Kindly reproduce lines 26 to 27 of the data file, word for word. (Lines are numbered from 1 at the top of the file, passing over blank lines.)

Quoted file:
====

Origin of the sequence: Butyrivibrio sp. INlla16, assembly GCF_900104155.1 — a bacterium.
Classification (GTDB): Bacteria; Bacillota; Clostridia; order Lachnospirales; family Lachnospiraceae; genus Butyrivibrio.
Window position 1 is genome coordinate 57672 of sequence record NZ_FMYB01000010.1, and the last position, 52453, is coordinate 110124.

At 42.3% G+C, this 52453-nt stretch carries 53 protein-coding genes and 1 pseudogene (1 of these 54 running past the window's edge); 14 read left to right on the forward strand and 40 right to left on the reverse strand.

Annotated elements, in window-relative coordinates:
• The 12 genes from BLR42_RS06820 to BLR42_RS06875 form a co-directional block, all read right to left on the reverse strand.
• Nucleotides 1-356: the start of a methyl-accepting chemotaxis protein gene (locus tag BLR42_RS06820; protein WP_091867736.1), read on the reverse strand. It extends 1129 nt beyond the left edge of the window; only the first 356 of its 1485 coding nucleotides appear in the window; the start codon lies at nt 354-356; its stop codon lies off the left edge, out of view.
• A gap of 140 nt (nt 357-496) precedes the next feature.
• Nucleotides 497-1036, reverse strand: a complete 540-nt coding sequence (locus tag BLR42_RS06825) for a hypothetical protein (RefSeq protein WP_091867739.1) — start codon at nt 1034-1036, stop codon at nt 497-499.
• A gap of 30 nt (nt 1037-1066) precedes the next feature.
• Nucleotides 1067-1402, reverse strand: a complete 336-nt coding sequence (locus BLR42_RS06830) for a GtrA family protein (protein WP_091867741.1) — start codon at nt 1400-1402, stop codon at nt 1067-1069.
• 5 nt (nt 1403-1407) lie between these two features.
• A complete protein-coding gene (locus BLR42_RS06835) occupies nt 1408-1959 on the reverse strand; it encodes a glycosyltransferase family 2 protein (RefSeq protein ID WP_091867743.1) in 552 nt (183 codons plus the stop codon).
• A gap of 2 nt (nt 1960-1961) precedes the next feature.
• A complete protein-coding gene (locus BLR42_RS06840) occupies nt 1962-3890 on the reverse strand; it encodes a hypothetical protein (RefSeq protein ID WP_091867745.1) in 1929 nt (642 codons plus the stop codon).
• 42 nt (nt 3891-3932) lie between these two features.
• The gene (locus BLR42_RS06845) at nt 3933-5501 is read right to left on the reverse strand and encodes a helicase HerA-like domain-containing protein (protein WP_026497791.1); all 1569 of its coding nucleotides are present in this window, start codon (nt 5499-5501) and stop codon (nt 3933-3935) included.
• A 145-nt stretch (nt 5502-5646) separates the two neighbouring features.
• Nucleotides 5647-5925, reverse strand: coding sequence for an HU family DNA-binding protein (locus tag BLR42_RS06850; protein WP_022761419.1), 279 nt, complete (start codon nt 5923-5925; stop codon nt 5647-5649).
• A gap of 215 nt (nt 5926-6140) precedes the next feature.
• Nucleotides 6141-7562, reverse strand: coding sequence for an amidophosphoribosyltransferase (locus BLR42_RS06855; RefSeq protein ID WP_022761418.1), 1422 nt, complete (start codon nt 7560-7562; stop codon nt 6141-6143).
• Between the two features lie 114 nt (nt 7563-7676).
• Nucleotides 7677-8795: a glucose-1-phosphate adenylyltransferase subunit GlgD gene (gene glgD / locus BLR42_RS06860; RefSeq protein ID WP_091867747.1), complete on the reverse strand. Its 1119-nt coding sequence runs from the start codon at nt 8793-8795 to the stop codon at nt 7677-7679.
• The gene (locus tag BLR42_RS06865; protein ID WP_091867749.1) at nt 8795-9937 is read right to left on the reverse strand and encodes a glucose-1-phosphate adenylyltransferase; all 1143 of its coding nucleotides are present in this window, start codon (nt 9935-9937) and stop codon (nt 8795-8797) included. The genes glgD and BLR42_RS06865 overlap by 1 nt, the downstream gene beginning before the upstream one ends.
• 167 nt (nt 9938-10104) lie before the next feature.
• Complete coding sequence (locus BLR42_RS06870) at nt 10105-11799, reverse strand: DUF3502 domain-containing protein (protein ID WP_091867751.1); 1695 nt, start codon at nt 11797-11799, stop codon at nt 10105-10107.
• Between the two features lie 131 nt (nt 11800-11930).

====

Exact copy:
• Complete coding sequence (locus BLR42_RS06870) at nt 10105-11799, reverse strand: DUF3502 domain-containing protein (protein ID WP_091867751.1); 1695 nt, start codon at nt 11797-11799, stop codon at nt 10105-10107.
• Between the two features lie 131 nt (nt 11800-11930).